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Renson Mwakandana

In the southern district of Lindi, Tanzania has identified 20 instances of leptospirosis, a bacterial illness that has killed three people.

Test findings from samples of patients in Ruangwa, according to health minister Ummy Mwalimu, were positive for the illness.

The ministry issued a calm request as it continued its search for the disease and reported that samples of persons who had fever, nosebleeds, headaches, and bodily exhaustion were negative for Covid-19, Ebola, and Marburg last week.

In a statement on Monday, Ms. Mwalimu stated, “I would like to inform the public that sample testing from patients has confirmed the outbreak is leptospirosis field fever or ‘homa ya Mgunda’ as it is known in Swahili.”

Ummy Mwalimu, Minister of Health, Seniors and Children in Tanzania /Daily News/

More than 20 illnesses and three fatalities have been documented, according to the ministry. There are two patients in the hospital. Contact tracing, according to Ms. Mwalimu, is ongoing. She said that so far, none of her contacts have displayed any illness signs.

Leptospirosis is a bacterial infection brought on by Leptospira-related bacteria, according to the Centers for Disease Control and Prevention (CDC).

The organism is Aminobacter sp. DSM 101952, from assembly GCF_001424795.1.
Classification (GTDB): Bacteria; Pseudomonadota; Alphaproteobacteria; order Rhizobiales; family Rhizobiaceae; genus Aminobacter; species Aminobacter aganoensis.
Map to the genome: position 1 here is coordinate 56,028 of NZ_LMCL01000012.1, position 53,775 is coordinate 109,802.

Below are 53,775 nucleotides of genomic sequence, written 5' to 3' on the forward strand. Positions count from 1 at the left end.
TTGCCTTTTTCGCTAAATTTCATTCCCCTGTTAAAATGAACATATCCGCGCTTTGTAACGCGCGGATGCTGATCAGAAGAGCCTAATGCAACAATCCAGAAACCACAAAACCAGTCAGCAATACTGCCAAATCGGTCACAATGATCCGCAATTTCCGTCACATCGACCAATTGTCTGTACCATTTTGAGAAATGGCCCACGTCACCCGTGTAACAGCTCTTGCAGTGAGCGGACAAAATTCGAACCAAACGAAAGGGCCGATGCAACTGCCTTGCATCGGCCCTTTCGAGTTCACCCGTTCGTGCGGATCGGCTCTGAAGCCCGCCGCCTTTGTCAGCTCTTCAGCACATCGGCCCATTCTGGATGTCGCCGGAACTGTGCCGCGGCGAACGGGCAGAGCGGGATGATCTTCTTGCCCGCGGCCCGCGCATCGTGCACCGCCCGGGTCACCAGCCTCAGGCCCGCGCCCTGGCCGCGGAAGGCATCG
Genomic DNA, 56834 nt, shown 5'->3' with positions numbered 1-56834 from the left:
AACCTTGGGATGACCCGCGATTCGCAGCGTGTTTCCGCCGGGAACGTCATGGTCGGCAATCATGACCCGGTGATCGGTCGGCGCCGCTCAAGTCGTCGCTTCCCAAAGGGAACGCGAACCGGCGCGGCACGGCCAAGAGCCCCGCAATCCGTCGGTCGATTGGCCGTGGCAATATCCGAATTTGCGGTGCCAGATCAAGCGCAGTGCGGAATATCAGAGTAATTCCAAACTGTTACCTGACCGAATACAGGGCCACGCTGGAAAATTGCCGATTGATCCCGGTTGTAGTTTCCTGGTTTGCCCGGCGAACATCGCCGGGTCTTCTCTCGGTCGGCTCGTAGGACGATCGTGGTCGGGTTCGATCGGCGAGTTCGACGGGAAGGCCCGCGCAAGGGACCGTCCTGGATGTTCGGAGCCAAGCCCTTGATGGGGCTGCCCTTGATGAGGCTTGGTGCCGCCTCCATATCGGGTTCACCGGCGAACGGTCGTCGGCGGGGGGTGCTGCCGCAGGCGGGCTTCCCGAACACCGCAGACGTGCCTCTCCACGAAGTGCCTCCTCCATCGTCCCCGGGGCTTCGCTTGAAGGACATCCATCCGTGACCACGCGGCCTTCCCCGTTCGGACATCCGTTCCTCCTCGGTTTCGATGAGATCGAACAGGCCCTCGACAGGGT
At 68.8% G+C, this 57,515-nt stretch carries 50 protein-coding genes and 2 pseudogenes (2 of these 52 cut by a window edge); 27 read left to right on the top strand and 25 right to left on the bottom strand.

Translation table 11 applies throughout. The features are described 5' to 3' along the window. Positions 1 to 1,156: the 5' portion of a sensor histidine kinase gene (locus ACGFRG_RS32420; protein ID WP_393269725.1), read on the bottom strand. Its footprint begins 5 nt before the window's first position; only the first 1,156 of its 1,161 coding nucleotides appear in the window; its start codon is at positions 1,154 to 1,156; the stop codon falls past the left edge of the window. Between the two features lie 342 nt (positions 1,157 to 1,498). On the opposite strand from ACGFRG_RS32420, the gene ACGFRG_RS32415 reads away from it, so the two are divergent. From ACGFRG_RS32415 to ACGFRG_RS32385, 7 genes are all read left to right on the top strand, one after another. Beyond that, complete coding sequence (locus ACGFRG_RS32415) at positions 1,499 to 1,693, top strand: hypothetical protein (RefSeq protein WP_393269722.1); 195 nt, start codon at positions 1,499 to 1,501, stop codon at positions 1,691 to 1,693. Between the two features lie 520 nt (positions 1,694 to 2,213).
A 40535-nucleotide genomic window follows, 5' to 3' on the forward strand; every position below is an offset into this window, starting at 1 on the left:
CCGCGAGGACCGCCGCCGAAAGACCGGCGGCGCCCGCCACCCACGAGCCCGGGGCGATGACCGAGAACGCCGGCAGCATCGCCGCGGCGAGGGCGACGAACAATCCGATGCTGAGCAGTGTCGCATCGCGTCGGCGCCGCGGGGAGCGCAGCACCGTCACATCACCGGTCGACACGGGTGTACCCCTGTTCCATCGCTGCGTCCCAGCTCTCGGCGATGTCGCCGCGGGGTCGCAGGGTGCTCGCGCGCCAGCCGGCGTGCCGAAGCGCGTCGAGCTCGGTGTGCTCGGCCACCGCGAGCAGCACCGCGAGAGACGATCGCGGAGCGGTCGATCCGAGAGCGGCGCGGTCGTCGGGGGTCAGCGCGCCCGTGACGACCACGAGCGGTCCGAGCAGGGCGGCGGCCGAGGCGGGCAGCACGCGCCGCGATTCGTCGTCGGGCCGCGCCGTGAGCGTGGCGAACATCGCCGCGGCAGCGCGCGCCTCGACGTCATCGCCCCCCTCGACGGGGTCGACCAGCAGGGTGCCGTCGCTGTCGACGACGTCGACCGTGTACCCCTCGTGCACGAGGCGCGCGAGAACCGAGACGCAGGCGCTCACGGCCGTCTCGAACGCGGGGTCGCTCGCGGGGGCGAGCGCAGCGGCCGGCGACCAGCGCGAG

Through scrapes or abrasions on the skin, nose, or eyes that come into touch with water or soil contaminated with the urine of diseased animals, the germs are transferred from animals to people. The illness, however, cannot be passed from one person to another.

It can have a wide range of symptoms in people, some of which may be confused for those of other illnesses. Fever, headache, chills, coughing, vomiting, diarrhea, muscular soreness, rash, red and itchy eyes, and jaundice are the most typical symptoms.

An image showing the Leptospirosis bacteria /Getty Images/

In certain instances, the illness can also result in meningitis, respiratory distress, renal or liver failure, and other potentially deadly complications. However, the CDC warns that some infected people may show no symptoms at all.

Symptoms may start to show up two days to four weeks following exposure. Fever and other symptoms frequently appear suddenly at the start of the disease.

A patient who has a fever, chills, headache, muscular pains, vomiting, or diarrhea may feel better for a while before being sick once more. The disease might extend from a few days to three weeks or more in more severe situations. Recovery could take many months in the absence of therapy.

Antibiotics prescribed by a doctor can be used to treat mild instances of leptospirosis. In serious situations, hospitalization and intravenous antibiotic therapy are necessary.

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